Understanding Male PCOS | My Plate Manager
Male equivalent PCOS is a well-defined entity characterized by distinct hormonal and metabolic abnormalities, as well as symptoms. Although the disease has been recognised for more than a decade , it has been difficult to identify its defining characteristics due to the fact that androgen-related alopecia has been regarded as normal in the male phenotypic. In addition, it is uncommon for males to seek medical advice for indications associated with the virilization process. In this instance, men are less affected by PCOS symptoms such as acne, defluvium, and hypertrichosis/hirsutism than women. This may be due to the fact that in women similar symptoms are accompanied by abnormal menstrual periods, which, in the majority of cases, attract women’s attention and prompt them to consult a gynecologist. According to the preceding lines, this syndrome must be considered a potential pathology in males with a PCOS-positive family history and hyperandrogenism symptoms accompanied by metabolic abnormalities and a PCOS hormonal pattern.
Due to the inheritance of specific sensitive genes involved for the pathogenesis of PCOS, male relatives of women with PCOS may develop comparable clinical symptoms (male PCOS). In addition to hormonal and metabolic problems, male PCOS is distinguished by hypertrichosis, early-onset androgenetic alopecia, and acne.
Cardiovascular and metabolic diseases are more likely to occur in men with PCOS-like signs. In this respect, research has revealed that first-degree families of women with PCOS are genetically programmed to have insulin resistance, cardiovascular disease, obesity, type 2 diabetes mellitus, and androgenetic alopecia. Later in life, the existence of PCOS-like traits can put men at risk for developing prostate cancer, benign prostatic hyperplasia, and prostatitis.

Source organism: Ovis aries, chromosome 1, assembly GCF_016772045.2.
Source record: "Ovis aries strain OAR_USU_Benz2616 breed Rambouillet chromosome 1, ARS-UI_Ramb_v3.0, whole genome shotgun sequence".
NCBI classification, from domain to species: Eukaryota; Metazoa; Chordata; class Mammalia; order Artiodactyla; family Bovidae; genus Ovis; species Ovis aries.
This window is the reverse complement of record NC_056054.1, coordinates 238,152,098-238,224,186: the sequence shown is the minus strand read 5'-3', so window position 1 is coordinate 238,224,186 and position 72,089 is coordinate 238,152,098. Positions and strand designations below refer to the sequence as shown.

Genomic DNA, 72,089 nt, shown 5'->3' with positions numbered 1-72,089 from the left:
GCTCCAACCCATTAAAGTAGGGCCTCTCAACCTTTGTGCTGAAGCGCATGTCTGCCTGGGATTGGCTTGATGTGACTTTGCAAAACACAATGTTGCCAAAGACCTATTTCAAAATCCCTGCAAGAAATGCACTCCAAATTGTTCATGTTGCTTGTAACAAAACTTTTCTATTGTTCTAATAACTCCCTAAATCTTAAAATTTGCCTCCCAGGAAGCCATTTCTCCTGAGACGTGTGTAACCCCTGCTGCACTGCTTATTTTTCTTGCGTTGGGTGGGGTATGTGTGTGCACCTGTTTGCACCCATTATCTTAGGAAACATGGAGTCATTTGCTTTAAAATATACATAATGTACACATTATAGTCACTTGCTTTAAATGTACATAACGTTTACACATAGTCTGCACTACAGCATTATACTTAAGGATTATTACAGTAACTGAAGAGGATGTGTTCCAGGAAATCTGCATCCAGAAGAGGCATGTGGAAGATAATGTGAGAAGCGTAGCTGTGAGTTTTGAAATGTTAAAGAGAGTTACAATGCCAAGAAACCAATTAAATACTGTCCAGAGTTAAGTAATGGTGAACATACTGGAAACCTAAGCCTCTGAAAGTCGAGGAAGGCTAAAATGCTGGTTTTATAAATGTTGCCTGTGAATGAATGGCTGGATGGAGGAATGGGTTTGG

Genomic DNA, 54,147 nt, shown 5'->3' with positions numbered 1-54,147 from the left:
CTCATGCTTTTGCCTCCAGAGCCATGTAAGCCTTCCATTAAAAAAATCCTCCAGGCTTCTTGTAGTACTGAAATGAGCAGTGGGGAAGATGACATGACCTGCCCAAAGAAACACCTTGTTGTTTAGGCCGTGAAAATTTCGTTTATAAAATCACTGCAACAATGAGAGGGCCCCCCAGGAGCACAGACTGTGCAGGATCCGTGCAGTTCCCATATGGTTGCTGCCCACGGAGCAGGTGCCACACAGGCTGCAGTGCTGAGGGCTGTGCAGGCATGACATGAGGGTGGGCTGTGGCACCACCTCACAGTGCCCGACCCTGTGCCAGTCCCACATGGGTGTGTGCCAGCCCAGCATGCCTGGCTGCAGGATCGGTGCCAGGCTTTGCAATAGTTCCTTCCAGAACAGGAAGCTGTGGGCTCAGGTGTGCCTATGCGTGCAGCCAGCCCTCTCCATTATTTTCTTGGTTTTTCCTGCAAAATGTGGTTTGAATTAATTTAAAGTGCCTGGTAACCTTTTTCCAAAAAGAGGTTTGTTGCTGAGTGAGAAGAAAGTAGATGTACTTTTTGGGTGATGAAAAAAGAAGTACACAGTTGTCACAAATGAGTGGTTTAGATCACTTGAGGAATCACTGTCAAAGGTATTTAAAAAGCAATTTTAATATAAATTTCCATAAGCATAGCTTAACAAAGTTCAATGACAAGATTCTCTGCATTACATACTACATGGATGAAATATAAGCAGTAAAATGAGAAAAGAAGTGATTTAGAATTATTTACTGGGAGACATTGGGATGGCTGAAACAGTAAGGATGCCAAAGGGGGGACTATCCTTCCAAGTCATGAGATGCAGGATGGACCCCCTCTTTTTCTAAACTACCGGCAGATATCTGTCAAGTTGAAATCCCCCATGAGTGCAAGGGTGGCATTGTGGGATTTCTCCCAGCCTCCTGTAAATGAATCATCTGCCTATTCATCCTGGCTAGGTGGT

To alleviate the symptoms of PCOS, attempt to:
Maintain a healthy body weight. Maintaining a healthy body weight is important as losing weight can help you keep your body healthy. Consult a trained dietician for assistance in achieving your objectives like Binny Choudhry –My Plate Manager.
Limit your intake of carbs. Diets high in carbohydrates may increase insulin levels. If you have PCOS, ask your doctor if a low-carbohydrate diet could be beneficial. Select complex carbs, which boost blood sugar levels more gradually. Complex carbohydrates are found in fruits, vegetables, whole grains, and dried beans and peas that have been cooked.
Be Active. Physical activity reduces blood sugar levels. Increasing your daily activity and engaging in regular exercise may alleviate or perhaps prevent insulin resistance if you have PCOS. Physical activity may also help you maintain a healthy weight and prevent diabetes.
To make this routine a part of your life, get in touch with Binny Choudhry. She will guide you, help you, and give you that perfect eating plan to control the symptoms of PCOS.
Male PCOS is characterized by an early onset of androgenetic alopecia. The significant prevalence of early-onset androgenetic alopecia among men residing in households with PCOS-affected females lends credence to the theory of hereditary transmission.
Although a high body mass index (BMI) and obesity do not often characterize male PCOS, their existence can considerably exacerbate the development of the hormonal, metabolic, and clinical problems linked with the disorder. Thus, approaches to weight loss may have good impacts on male PCOS in terms of lowering blood androgen levels and insulin levels, in addition to decreasing the risk of developing cardiovascular diseases and type 2 diabetes.
A good diet and regular exercise can assist women with PCOS in losing weight and alleviating symptoms. These lifestyle modifications also boost insulin sensitivity in PCOS-afflicted females. A prompt adoption of a healthy lifestyle requires an early diagnosis of the illness. This may prevent the onset and progression of hormonal, metabolic, and cardiovascular conditions.